PCA lists 10 best sports for ADHD children, but no rugby?
I think we can do better, rugby is great sport for children diagnosed with ADHD! The positive coaching alliance have great articles, excellent podcast and interesting content in their newsletter. This is from the last one, it is about players with ADHD. Great, except the fact that rugby is not on the list!
Now I have had some interesting experiences with players diagnosed with this disorder so was immediately interested when they claimed to have a parents and experts set-up list of 10 recommended sports that work particularly well for ADHD kids:
1) Swimming – Helps to give ADHD children structure and guidance.
2) Martial Arts- Teaches respect and discipline.
3) Tennis – Provides individualistic competition.
4) Gymnastics – Increases focus and overall awareness.
5) Wrestling – A way to positively channel emotions.
6) Soccer – Gives kids with ADHD a sense of camaraderie.
7) Horseback Riding – Teaches kids to mirror their horse’s behaviour changes.
8) Track and Cross Country – Teaches discipline and pacing.
9) Archery – Teaches responsibility and intense focus.
10) Baseball – Teaches patience and sportsmanship.
What is ADHD anyway?
Attention deficit hyperactivity disorder is a neurodevelopmental disorder characterized by inattention, or excessive activity and impulsivity, which are otherwise not appropriate for a person’s age. Some individuals with ADHD also display difficulty regulating emotions or problems with executive function.
These children have so much input they cannot handle all the information.
What is it not?
It is not some sort of battery, an unlimited amount of energy. Parents sometimes think sports are good for their kids because this tires them out, but it is more than that: we can recognise the effects of the above characteristics in sports to kick in.
Rugby and ADHD
Actually the Top 10 list of the PCA gives us lots of pointers for us coaches. Let us have a look and reflect….
- Give ADHD children structure and guidance: sure, we can have structures: in Open Play we have roles of the Ball Carrier and those players in immediate support, we have lots of structures in Restarts;
- Teach respect and discipline: once we have structures in place, we need to be disciplined in executing. But also with the physical aspect in rugby, tensions can go up sometimes and we have to show character and sportsmanship;
- Provides individualistic competition: ehhh…. measure ourselves against performance standards? Can we make this specific in a coaching teams? I guess so;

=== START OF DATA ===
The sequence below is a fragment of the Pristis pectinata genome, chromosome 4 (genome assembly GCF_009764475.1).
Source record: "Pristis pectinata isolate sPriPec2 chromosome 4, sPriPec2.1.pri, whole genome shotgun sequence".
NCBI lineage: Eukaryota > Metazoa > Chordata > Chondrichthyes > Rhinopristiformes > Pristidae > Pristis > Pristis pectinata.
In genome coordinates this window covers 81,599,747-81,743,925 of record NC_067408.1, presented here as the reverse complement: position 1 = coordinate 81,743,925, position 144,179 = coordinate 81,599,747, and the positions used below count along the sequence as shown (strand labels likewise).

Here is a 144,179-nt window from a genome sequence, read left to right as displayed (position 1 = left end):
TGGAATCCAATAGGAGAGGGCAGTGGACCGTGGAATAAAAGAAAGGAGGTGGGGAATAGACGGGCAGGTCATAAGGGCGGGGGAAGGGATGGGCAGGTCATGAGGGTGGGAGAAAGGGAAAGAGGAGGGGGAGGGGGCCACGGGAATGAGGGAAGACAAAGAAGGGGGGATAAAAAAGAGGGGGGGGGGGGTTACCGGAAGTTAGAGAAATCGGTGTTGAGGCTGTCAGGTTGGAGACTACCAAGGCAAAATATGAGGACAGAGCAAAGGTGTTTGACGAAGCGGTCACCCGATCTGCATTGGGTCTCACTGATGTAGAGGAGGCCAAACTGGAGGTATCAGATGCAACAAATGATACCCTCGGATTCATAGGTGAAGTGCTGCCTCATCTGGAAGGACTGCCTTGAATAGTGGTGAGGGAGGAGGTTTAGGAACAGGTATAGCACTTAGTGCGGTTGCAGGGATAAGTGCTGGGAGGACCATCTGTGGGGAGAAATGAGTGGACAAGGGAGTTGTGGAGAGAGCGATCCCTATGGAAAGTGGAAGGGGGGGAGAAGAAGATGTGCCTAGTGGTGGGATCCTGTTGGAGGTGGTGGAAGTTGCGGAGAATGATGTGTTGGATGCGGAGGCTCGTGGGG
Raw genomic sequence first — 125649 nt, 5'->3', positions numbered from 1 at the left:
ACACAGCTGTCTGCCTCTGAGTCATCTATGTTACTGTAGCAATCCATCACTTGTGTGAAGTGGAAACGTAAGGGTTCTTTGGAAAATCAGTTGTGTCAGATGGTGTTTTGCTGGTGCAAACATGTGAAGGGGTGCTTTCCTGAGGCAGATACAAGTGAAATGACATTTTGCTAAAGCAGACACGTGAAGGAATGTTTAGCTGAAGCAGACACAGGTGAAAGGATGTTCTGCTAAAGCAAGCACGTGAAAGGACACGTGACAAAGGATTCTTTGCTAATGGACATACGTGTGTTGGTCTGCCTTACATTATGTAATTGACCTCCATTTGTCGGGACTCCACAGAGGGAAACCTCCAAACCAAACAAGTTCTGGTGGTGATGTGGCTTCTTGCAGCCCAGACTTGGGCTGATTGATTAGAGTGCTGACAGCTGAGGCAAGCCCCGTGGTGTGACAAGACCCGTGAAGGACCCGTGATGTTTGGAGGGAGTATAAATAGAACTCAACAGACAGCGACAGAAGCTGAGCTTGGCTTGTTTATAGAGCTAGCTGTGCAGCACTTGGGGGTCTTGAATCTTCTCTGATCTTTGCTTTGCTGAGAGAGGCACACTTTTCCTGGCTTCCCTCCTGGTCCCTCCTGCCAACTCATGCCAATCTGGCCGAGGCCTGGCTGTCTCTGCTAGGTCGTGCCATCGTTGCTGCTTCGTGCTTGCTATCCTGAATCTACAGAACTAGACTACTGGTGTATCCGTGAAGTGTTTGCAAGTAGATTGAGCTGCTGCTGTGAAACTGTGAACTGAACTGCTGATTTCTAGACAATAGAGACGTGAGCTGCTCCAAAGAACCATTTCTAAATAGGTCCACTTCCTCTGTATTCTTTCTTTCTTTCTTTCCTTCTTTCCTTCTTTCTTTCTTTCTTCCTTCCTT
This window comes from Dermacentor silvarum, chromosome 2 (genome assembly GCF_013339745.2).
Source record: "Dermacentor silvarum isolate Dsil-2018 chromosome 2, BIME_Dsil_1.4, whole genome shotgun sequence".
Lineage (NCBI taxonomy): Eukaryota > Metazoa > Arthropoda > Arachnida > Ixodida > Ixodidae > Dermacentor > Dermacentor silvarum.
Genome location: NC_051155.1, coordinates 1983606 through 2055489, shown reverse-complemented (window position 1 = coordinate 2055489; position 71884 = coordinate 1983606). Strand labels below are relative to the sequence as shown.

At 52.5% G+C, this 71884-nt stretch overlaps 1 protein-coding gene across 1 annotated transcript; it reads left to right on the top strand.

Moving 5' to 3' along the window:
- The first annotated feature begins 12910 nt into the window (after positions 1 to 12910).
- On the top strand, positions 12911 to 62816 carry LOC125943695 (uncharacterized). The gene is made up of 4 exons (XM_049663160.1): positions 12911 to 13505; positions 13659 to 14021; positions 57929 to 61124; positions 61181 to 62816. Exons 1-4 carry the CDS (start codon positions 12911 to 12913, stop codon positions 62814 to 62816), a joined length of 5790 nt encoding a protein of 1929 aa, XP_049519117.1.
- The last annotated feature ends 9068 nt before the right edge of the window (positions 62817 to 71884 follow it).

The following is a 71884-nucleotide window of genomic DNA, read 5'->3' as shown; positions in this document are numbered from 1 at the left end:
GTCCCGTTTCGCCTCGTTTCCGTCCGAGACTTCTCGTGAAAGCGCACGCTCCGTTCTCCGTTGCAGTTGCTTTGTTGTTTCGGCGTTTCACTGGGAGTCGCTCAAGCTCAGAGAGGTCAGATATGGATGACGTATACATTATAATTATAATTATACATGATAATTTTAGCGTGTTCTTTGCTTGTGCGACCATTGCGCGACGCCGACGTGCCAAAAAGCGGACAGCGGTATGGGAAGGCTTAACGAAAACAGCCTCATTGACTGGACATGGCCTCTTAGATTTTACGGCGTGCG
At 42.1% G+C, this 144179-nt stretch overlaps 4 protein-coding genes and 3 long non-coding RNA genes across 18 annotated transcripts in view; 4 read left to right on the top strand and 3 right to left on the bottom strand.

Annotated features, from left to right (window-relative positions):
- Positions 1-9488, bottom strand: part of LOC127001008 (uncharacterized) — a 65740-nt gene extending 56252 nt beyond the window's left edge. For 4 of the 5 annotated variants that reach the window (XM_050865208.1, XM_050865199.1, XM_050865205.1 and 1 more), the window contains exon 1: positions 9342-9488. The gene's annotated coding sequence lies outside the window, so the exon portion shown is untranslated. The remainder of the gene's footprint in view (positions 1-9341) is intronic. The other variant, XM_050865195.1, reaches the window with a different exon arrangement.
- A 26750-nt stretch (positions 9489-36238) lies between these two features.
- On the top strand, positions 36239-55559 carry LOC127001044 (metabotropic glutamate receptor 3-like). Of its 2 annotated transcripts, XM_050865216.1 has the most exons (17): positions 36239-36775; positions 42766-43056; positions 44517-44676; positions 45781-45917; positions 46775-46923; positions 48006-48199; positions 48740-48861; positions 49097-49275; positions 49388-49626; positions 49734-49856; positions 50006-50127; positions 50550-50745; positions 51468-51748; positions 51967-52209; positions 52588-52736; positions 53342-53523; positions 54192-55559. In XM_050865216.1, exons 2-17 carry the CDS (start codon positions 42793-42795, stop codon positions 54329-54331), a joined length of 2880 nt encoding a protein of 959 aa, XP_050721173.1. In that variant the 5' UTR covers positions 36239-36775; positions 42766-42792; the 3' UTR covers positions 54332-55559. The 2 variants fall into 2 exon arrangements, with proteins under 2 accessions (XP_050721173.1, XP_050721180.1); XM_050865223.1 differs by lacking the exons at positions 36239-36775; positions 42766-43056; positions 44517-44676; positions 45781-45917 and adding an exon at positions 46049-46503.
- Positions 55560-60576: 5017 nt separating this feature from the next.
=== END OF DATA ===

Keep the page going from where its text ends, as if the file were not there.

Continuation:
- Increases focus and overall awareness: Goalkicking? Line-Out throw? Should these tasks be assigned to ADHD players? Not sure I understand;
- Wrestling & positively channel emotions: scrum, ruck and maul surely!
- Give kids with ADHD a sense of camaraderie: no comment needed;
- Teach kids to mirror their horse’s behaviour changes: ….
- Teach discipline and pacing: suppose this is about execution and game management;
- Teach responsibility and intense focus: ….
- Teach patience and sportsmanship: is this about sitting in the dug-out waiting for when you are up, waiting in the outfield? In rugby we actually have very little time with ball in hand too!
There you go, managed to give a rugby spin on most of the 10!
Without giving ADHD much thought I was surprised when the first parents came to me and said things like: “since my son is in your team he is doing much better at school, they seem to deal much better with their ADHD”. What I was doing: SAQ for better running, clear structures in Open Play, I talked about roles and responsibilities. Talk about Self and Team.
After this I tried not to worry too much on ADHD players getting distracted, in fact I used them as a “barometer”, when they started to look distracted I needed to stop talking.
I met Alan Pearson and learned more about SAQ- innervation, mobilising the nervous system, educated myself on the subject, learned more about communicating more effective, and also became more individual with the ADHD players.
A lot is happening in a game situation, with a bit more structure players recognise patterns and can decide on actions. For example, recognise an overlap and know how to work this into a 2v1. So from a lot of “signal noise” we learn our players to see for visual clues and act upon them. Better than Ritalin?
- That article on the PCA website;
- Wikipedia on ADHD;
- What does Ritalin do?
- Why is there no ADHD in France?
- Sugar and ADHD, Yale study;
Disclaimer: this is how I dealt with players with ADHD, I am just a grassroots rugbycoach who shares his opinion…
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